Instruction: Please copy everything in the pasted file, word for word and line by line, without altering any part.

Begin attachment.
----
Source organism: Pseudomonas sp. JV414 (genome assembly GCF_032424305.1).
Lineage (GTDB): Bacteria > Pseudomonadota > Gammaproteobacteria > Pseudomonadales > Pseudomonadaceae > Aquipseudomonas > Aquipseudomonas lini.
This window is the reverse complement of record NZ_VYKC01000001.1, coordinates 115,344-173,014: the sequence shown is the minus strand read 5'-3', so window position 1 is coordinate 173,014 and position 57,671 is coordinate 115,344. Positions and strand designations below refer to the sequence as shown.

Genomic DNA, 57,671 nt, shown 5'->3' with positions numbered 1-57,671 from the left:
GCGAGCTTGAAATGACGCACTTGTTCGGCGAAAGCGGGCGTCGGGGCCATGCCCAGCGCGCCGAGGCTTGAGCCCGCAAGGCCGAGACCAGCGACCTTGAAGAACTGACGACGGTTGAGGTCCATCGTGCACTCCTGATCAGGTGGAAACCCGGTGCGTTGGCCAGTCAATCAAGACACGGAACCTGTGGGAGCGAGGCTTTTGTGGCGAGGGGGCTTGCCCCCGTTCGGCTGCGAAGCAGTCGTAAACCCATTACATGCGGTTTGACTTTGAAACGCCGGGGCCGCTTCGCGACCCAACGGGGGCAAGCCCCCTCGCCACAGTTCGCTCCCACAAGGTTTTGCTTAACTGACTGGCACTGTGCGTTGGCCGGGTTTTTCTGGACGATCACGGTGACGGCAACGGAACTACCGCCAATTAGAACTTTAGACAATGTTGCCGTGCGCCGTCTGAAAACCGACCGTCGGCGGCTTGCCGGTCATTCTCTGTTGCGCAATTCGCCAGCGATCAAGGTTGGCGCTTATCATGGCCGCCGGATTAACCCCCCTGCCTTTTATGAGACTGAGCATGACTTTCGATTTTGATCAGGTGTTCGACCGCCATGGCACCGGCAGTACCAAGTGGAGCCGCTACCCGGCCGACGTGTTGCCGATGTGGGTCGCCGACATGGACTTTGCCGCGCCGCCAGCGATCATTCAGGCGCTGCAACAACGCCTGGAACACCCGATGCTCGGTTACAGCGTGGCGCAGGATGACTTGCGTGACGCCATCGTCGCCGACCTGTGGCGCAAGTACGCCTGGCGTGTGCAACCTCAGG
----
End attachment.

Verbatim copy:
Source organism: Pseudomonas sp. JV414 (genome assembly GCF_032424305.1).
Lineage (GTDB): Bacteria > Pseudomonadota > Gammaproteobacteria > Pseudomonadales > Pseudomonadaceae > Aquipseudomonas > Aquipseudomonas lini.
This window is the reverse complement of record NZ_VYKC01000001.1, coordinates 115,344-173,014: the sequence shown is the minus strand read 5'-3', so window position 1 is coordinate 173,014 and position 57,671 is coordinate 115,344. Positions and strand designations below refer to the sequence as shown.

Genomic DNA, 57,671 nt, shown 5'->3' with positions numbered 1-57,671 from the left:
GCGAGCTTGAAATGACGCACTTGTTCGGCGAAAGCGGGCGTCGGGGCCATGCCCAGCGCGCCGAGGCTTGAGCCCGCAAGGCCGAGACCAGCGACCTTGAAGAACTGACGACGGTTGAGGTCCATCGTGCACTCCTGATCAGGTGGAAACCCGGTGCGTTGGCCAGTCAATCAAGACACGGAACCTGTGGGAGCGAGGCTTTTGTGGCGAGGGGGCTTGCCCCCGTTCGGCTGCGAAGCAGTCGTAAACCCATTACATGCGGTTTGACTTTGAAACGCCGGGGCCGCTTCGCGACCCAACGGGGGCAAGCCCCCTCGCCACAGTTCGCTCCCACAAGGTTTTGCTTAACTGACTGGCACTGTGCGTTGGCCGGGTTTTTCTGGACGATCACGGTGACGGCAACGGAACTACCGCCAATTAGAACTTTAGACAATGTTGCCGTGCGCCGTCTGAAAACCGACCGTCGGCGGCTTGCCGGTCATTCTCTGTTGCGCAATTCGCCAGCGATCAAGGTTGGCGCTTATCATGGCCGCCGGATTAACCCCCCTGCCTTTTATGAGACTGAGCATGACTTTCGATTTTGATCAGGTGTTCGACCGCCATGGCACCGGCAGTACCAAGTGGAGCCGCTACCCGGCCGACGTGTTGCCGATGTGGGTCGCCGACATGGACTTTGCCGCGCCGCCAGCGATCATTCAGGCGCTGCAACAACGCCTGGAACACCCGATGCTCGGTTACAGCGTGGCGCAGGATGACTTGCGTGACGCCATCGTCGCCGACCTGTGGCGCAAGTACGCCTGGCGTGTGCAACCTCAGG